DJ Oil Stocks Look Like a Better Bet Than Oil Itself -- Barrons.com
Monday, September 12, 2022 07:33:12 PM (GMT)
By Avi Salzman
Oil prices have fallen nearly 30% since peaking in March, and some analysts have been downgrading their expectations for prices this year and next. But oil stocks have held up for the most part, a sign that investors are more confident in management teams to navigate volatile commodity markets and come out profitable on the other end.
Brent crude futures, the global benchmark, were trading at $94.80 on Monday, up 2.1% on the day. But Brent is down 26% from its March peak of $127.98. And that's only after gains of more than 7% in the past three days. Brent had hit an eight-month low of $88 last Wednesday. West Texas Intermediate crude, the U.S. benchmark, was also up on Monday to $88.18, but has fallen 29% since March.
That weakness hasn't spread into the equity market. Oil stocks are holding up much better than oil prices, with the Energy Select Sector SPDR Fund (XLE) trading 5% higher in the past month. It's down just 12% from its highs. Exxon Mobil (XOM) is off just 8% from its peak, and Chevron (CVX) is down 11%.
Oil companies have relatively low debt loads now, and have reduced their operating costs, meaning they can make money even as oil prices fall. While analysts have been cutting earnings estimates for many companies in other industries in recent weeks on recession fears, that's not the case in oil and gas. Analysts' 2022 earnings expectations for Exxon have jumped 16% since the end of June.
Financial discipline is particularly important today given the many factors causing prices to swing. Russia's invasion of Ukraine sent oil prices skyrocketing, but the momentum has reversed and few analysts see prices reaching their spring peaks this year. Markets had been expecting a steep drop in Russia's oil exports after the war, but only a small percentage of Russian oil has come off the market. Most of it has been diverted away from the U.S. and Europe to other markets like China and India, keeping overall global oil supply relatively steady.
In addition, economies around the world are slowing down, and possibly contracting. China's Covid lockdowns have depressed economic growth there, and Europe has struggled to handle slowing growth and high inflation. That has sapped demand for oil.
OPEC is forecasting an oil supply surplus this year, leading it last week to cut production by 100,000 barrels per day after previously raising production. Several factors could quickly change the calculus, however, and cause markets to move quickly in either direction. Bank of America analysts wrote last week that oil could move $20 in either direction in the fourth quarter.
"On the negative front for prices, a global recession could drive oil demand growth much lower while an Iran nuclear deal could push supply higher," BofA analyst Francisco Blanch wrote. "On the positive front, the European energy crisis could lead to substantial demand switching into oil while potential supply disruptions from Iraq, Libya, Russia, or others could reduce available oil volumes."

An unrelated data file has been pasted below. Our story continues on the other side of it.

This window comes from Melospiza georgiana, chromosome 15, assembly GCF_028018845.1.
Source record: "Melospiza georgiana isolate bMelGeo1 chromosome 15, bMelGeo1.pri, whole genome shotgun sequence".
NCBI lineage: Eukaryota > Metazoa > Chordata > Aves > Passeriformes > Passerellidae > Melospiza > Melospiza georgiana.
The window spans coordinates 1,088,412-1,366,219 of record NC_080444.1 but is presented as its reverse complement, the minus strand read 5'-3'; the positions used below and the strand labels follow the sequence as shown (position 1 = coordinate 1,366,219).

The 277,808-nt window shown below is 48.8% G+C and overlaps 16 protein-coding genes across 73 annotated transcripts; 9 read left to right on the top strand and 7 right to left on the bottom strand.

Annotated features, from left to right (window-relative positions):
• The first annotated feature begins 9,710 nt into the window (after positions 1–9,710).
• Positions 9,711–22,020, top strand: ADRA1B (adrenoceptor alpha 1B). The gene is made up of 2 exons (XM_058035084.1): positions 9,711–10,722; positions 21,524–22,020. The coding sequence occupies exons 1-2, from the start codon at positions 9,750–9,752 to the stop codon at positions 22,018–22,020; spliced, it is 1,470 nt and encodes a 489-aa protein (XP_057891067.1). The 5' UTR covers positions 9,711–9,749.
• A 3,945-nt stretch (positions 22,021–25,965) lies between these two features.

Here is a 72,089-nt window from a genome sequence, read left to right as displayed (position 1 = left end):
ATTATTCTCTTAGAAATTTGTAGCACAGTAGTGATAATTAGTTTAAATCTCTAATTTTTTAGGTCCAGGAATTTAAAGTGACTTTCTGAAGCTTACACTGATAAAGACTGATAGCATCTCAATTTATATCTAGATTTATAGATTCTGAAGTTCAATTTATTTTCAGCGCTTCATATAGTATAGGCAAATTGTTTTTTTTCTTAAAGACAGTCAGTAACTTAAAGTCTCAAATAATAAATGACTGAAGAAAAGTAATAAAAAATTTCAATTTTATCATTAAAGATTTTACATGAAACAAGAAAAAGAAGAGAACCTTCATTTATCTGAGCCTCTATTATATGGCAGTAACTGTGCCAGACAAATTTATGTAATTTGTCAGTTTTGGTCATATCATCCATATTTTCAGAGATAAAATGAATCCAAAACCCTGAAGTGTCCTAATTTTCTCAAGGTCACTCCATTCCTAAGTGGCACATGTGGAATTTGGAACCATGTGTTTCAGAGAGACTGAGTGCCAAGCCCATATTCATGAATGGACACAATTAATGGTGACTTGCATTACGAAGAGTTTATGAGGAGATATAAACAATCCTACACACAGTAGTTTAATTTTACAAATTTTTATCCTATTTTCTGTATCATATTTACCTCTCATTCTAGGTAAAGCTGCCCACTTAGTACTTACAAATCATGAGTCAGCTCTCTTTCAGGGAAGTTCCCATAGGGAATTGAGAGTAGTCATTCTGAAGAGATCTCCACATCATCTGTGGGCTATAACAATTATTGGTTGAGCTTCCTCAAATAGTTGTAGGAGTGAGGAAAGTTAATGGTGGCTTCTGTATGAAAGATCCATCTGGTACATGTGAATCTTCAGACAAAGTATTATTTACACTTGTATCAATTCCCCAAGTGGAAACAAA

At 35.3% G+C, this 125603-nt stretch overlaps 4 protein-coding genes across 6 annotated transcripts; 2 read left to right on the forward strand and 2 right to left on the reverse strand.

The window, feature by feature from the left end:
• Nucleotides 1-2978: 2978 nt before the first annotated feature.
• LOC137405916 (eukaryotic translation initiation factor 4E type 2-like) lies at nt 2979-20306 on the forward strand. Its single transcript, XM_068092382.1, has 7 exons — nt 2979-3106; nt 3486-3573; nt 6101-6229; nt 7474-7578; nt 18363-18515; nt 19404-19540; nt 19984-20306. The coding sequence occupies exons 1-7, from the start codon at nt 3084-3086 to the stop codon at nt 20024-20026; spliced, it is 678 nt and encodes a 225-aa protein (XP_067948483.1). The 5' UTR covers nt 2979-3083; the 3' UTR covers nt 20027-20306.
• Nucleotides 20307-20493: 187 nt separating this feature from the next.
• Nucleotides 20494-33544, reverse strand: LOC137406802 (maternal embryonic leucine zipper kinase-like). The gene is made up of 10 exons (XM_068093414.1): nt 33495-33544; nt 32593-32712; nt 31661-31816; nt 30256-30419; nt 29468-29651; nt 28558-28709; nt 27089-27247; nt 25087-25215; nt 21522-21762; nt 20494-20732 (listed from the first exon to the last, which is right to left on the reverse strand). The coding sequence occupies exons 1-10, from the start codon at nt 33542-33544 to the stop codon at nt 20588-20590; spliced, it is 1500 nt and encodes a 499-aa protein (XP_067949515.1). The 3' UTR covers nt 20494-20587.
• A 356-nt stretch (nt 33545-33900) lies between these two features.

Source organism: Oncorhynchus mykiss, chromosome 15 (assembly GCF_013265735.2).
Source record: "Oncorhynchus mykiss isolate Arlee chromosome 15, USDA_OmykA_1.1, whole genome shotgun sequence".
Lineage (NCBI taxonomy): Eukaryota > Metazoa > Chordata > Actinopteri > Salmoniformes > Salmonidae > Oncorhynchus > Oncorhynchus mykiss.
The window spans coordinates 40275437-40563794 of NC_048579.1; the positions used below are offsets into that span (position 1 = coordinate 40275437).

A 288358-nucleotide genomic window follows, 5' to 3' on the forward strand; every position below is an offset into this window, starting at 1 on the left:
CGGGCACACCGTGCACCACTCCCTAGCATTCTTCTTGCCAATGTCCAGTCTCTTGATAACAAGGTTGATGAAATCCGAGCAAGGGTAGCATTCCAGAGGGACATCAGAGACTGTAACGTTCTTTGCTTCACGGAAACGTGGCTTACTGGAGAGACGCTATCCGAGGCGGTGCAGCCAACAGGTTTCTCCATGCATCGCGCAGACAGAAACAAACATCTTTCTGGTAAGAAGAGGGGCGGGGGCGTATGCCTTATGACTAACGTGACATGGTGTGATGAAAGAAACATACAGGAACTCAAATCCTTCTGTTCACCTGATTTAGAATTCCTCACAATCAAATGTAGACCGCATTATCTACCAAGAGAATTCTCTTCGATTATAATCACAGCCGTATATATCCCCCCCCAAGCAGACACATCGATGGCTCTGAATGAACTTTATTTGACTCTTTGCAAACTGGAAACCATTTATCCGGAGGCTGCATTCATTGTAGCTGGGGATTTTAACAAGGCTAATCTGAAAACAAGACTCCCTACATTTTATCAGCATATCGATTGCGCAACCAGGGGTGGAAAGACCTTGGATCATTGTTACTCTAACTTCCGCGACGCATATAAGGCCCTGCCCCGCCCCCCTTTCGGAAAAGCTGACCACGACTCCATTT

Those looming geopolitical factors have frightened investors away from betting on oil prices, causing liquidity to drop in the futures market. "The fear remains greater than the greed," wrote RBC Capital Markets analyst Michael Tran in a note published on Sunday. Macro fund managers "rented" the oil trade earlier this year, but have been spooked by the strong dollar, which tends to cause oil prices to fall, and all the policy uncertainty. Tran thinks that oil is likely to rise from here as that uncertainty diminishes but many traders may stay on the sidelines. "Recent price discovery has been poor, but we believe that policy confusion has peaked and the de-risking of such policies presents asymmetric upside price risk," he wrote.
While a 30% drop in oil prices would have sunk oil stocks in the past, this year is different. "Equity investors appear more optimistic through the balance of the year," Tran wrote.
And most oil companies are perfectly happy with $80 oil. Major oil companies can all stay solidly profitable even if oil prices fall below $60, so they're still in very good shape at current price levels. Exxon said earlier that its break-even prices had fallen to $41, and it's working on reducing them even more.
For the first time in a decade, investors believe in management teams to stick to their production plans instead of pumping too much oil and causing prices to fall. The old boom-and-bust cycles may be over, or have at least paused. Energy stocks have also become a consistent source of dividends, which tend to put a floor under stock prices as long as investors believe that companies won't cut the dividend. Several companies have been offering variable dividends on top of their normal dividends. At its current pace, oil producer Pioneer Natural Resources (PXD) has a 10% dividend yield.
"In fact, more than 90% of our planned capital investments that bring on new volumes over the next 6 years generate returns at a greater than 10% at or below Brent prices of $35 per barrel for the life of the investment," said Neil Chapman, who runs Exxon's oil and gas production division, at the company's investor day earlier this year.
Investors may be iffy about oil prices right now, but they're willing to take those kinds of numbers to the bank.
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